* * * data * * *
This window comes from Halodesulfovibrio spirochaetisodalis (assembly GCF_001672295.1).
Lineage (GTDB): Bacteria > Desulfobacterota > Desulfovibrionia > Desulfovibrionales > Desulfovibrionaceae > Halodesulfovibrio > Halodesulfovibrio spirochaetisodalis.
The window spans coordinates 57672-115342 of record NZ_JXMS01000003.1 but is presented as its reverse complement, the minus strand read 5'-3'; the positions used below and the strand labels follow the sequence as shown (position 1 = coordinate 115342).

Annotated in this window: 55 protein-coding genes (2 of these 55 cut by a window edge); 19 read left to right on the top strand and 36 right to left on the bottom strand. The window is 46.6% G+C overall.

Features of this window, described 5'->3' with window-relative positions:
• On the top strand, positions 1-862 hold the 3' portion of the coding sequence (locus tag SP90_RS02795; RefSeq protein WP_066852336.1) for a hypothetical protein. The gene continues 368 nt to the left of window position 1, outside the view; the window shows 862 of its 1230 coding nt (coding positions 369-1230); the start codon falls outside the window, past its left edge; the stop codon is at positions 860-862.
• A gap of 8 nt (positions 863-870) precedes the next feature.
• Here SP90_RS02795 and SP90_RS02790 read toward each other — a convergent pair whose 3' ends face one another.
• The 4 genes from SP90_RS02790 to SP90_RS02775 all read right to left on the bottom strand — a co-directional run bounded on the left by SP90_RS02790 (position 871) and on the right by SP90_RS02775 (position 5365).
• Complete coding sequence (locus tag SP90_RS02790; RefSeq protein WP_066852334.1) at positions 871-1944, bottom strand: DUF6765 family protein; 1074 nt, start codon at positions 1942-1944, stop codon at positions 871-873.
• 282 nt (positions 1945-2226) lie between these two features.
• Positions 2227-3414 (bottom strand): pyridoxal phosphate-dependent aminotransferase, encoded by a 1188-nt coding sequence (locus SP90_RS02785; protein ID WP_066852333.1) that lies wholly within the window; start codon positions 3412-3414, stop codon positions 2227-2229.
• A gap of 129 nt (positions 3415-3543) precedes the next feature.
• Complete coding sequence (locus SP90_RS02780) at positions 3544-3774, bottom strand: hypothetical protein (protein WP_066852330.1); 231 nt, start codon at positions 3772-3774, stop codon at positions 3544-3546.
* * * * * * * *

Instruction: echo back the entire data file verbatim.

This window comes from Halodesulfovibrio spirochaetisodalis (assembly GCF_001672295.1).
Lineage (GTDB): Bacteria > Desulfobacterota > Desulfovibrionia > Desulfovibrionales > Desulfovibrionaceae > Halodesulfovibrio > Halodesulfovibrio spirochaetisodalis.
The window spans coordinates 57672-115342 of record NZ_JXMS01000003.1 but is presented as its reverse complement, the minus strand read 5'-3'; the positions used below and the strand labels follow the sequence as shown (position 1 = coordinate 115342).

Annotated in this window: 55 protein-coding genes (2 of these 55 cut by a window edge); 19 read left to right on the top strand and 36 right to left on the bottom strand. The window is 46.6% G+C overall.

Features of this window, described 5'->3' with window-relative positions:
• On the top strand, positions 1-862 hold the 3' portion of the coding sequence (locus tag SP90_RS02795; RefSeq protein WP_066852336.1) for a hypothetical protein. The gene continues 368 nt to the left of window position 1, outside the view; the window shows 862 of its 1230 coding nt (coding positions 369-1230); the start codon falls outside the window, past its left edge; the stop codon is at positions 860-862.
• A gap of 8 nt (positions 863-870) precedes the next feature.
• Here SP90_RS02795 and SP90_RS02790 read toward each other — a convergent pair whose 3' ends face one another.
• The 4 genes from SP90_RS02790 to SP90_RS02775 all read right to left on the bottom strand — a co-directional run bounded on the left by SP90_RS02790 (position 871) and on the right by SP90_RS02775 (position 5365).
• Complete coding sequence (locus tag SP90_RS02790; RefSeq protein WP_066852334.1) at positions 871-1944, bottom strand: DUF6765 family protein; 1074 nt, start codon at positions 1942-1944, stop codon at positions 871-873.
• 282 nt (positions 1945-2226) lie between these two features.
• Positions 2227-3414 (bottom strand): pyridoxal phosphate-dependent aminotransferase, encoded by a 1188-nt coding sequence (locus SP90_RS02785; protein ID WP_066852333.1) that lies wholly within the window; start codon positions 3412-3414, stop codon positions 2227-2229.
• A gap of 129 nt (positions 3415-3543) precedes the next feature.
• Complete coding sequence (locus SP90_RS02780) at positions 3544-3774, bottom strand: hypothetical protein (protein WP_066852330.1); 231 nt, start codon at positions 3772-3774, stop codon at positions 3544-3546.